The Harvard Mark I was of “light weight, trim appearance,” according to a brochure published a year later, in 1945. Designed by Harvard mathematician Howard Aiken (1900-1973) and built by IBM, it was 51 feet long, 8 feet high, and weighed 10,000 pounds. The machine contained thousands of gears, switches, and control circuits, and was driven by an electric motor that turned a 50-foot shaft.
In May 1944, the Mark I was put to work with the Navy, performing basic mathematical functions to support the war effort. Among its tasks: calculating Bessel functions used in designing torpedo shapes, which led to the nickname “Bessie,” according to Juan Andres Leon, a former doctoral student in Harvard’s History of Science Department who conducted research on the machine.
Leon’s work, together with that of Laura Neuhaus, a former curatorial fellow in the Collection of Historical Scientific Instruments, and several others, is on display at the Science Center in the first update of the Mark I exhibit in 17 years. A section of the machine is also part of the show.
The Mark I had a long life by today’s standards, running for 15 years. It was broken up after being decommissioned in 1959. Large pieces went on display at the Science Center and at the Smithsonian Institution in Washington, D.C., with smaller pieces sent to other museums and to IBM.
The previous Science Center exhibition of the Mark I was completed in the mid-1990s, Leon said, and reflected its times. In the mid-1990s, personal computers ran Windows 95, hardware speed was critical, and the Web was still taking shape. As a consequence, Leon said, the importance of the Mark I’s software wasn’t emphasized, and neither, Neuhaus added, were the contributions of Grace Hopper, a Navy officer and computer scientist who was the machine’s first programmer.
An enthusiastic crowd jammed the hallway around the downsized machine — about half of the original is on display — during a ceremony last week to launch the new exhibit. Speakers including Faculty of Arts and Sciences Dean Michael D. Smith, Dean of the School of Engineering and Applied Sciences Cherry Murray, and Pellegrino University Professor Peter Galison, the faculty director of the Collection of Historical Scientific Instruments, talked about the Mark I’s significance.
The highlight of the event came when the machine was switched on, filling the Science Center’s ground floor lobby with a hum. Though the Mark I works mechanically, it wasn’t performing calculations, Neuhaus said, in part because the machine itself is incomplete and in part because the programming expertise needed to run it has faded with time.
For Neuhaus, one of the most interesting aspects of the Mark I is the effect it has had on the language of today’s programmers. Terms such as “patch” and “loop” are often thought of as metaphorical but are actually rooted in the machine’s programming, which was accomplished through holes punched in paper tape. “Patches” were physical patches covering holes in the tape; a “loop” was formed by attaching the ends of the tape together.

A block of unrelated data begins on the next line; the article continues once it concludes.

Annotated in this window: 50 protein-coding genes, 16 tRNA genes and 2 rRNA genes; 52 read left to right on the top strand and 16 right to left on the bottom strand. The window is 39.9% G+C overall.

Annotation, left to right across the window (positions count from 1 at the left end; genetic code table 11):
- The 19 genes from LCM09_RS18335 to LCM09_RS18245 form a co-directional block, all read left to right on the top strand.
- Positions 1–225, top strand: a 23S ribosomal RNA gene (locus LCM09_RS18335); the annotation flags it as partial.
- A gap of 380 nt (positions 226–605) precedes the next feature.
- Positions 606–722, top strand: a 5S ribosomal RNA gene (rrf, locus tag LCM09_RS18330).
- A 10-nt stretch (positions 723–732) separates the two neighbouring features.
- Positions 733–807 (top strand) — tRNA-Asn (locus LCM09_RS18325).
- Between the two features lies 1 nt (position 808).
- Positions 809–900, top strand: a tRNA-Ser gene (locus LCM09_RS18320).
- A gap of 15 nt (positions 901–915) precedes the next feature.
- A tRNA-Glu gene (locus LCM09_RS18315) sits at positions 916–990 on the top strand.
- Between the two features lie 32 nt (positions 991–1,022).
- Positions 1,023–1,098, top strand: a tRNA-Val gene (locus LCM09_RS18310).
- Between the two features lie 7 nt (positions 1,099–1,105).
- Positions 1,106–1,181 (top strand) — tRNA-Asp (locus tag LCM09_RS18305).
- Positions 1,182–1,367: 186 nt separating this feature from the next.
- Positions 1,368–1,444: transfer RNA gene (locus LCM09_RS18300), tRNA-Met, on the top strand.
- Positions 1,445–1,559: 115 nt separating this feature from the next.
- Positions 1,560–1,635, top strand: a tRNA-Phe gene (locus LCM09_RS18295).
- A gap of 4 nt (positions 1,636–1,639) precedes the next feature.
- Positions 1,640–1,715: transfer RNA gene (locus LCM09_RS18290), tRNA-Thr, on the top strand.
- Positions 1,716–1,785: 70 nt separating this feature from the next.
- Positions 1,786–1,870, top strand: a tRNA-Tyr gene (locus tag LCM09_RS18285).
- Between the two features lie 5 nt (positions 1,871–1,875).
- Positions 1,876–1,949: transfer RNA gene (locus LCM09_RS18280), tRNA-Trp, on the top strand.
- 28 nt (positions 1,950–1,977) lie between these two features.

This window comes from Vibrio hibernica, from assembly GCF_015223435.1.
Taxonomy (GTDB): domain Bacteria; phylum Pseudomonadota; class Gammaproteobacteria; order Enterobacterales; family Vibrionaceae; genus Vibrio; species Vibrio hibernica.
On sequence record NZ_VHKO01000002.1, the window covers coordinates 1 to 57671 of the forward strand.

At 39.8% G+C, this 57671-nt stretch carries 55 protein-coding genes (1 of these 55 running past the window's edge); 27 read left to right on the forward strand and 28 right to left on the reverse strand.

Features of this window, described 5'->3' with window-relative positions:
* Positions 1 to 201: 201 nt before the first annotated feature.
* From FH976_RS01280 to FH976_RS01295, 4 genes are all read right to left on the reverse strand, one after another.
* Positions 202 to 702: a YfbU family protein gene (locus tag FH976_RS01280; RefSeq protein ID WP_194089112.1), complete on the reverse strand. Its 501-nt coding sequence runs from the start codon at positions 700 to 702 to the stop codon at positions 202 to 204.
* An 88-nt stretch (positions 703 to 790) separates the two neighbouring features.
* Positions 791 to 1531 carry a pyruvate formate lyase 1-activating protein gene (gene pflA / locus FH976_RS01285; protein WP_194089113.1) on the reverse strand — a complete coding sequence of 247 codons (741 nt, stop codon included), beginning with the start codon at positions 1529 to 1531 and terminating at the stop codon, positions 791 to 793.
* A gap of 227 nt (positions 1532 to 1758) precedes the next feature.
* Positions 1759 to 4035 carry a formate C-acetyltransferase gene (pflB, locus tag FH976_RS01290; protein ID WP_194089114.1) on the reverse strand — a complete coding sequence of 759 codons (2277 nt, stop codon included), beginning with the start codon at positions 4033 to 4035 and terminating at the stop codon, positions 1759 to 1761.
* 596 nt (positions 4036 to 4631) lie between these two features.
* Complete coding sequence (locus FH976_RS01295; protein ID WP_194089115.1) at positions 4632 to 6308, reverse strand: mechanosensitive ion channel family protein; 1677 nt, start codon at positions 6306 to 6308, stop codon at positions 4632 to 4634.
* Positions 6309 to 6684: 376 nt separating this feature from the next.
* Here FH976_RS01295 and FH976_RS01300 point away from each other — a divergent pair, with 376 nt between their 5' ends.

“For me, the most exciting thing is tracing the etymology of language in the tech industry,” Neuhaus said. “I’m looking at the first software ever written and there’s patches on it.”
Even the term “bug” has ties to the Mark series. After tracing a problem in the Mark II to a moth that got crushed in a relay, Hopper claimed to have de-bugged the machine.
In her comments, Murray said that Harvard’s current computer scientists are carrying on a long tradition of pushing the frontiers of machine learning and artificial intelligence, with the broader aim of making a positive impact on every aspect of society.
Smith, himself a computer scientist and the Finley Professor of Engineering and Applied Sciences, said he’s amazed at how much complexity has resulted from the building blocks of simple on-off switches. Smith said there’s a lesson in the fact that Aiken, though a mathematical wizard, didn’t believe that computers would ever be widespread. Smith asked members of the audience to think about present-day echoes.
“Where is the bug in our thinking today?” Smith asked. “What are we discounting today that will be important in the next 70 years?”
Microsoft today released the source code for MS DOS 1.1 and 2.0 as well as Microsoft Word for Windows 1.1a. With the help of the Computer History Museum, the move means means this code is now available to the public.
MS-DOS was a renamed version of 86-DOS, written by Tim Paterson of Seattle Computer Products and initially released in August 1980. Microsoft hired Paterson in May 1981, bought 86-DOS 1.10 for $75,000 in July, and renamed it MS-DOS. Microsoft released the first DOS-based version of Microsoft Word in 1983. In 1989, Word for Windows arrived, and within four years was generating over half the revenue of the worldwide word-processing market.
“Thanks to the Computer History Museum, these important pieces of source code will be preserved and made available to the community for historical and technical scholarship,” Microsoft Research managing director Roy Levin said today. We agree, although it’s not clear what took so long.
This is an early version of the modern computer from 1949.Credit: Fred Lindgelbach. In this historical photo from the U.S. space agency, an Analog Computing Machine in the Fuel Systems Building is shown in September of 1949. This is an early version of the modern computer. The device is located in the Engine Research Building […]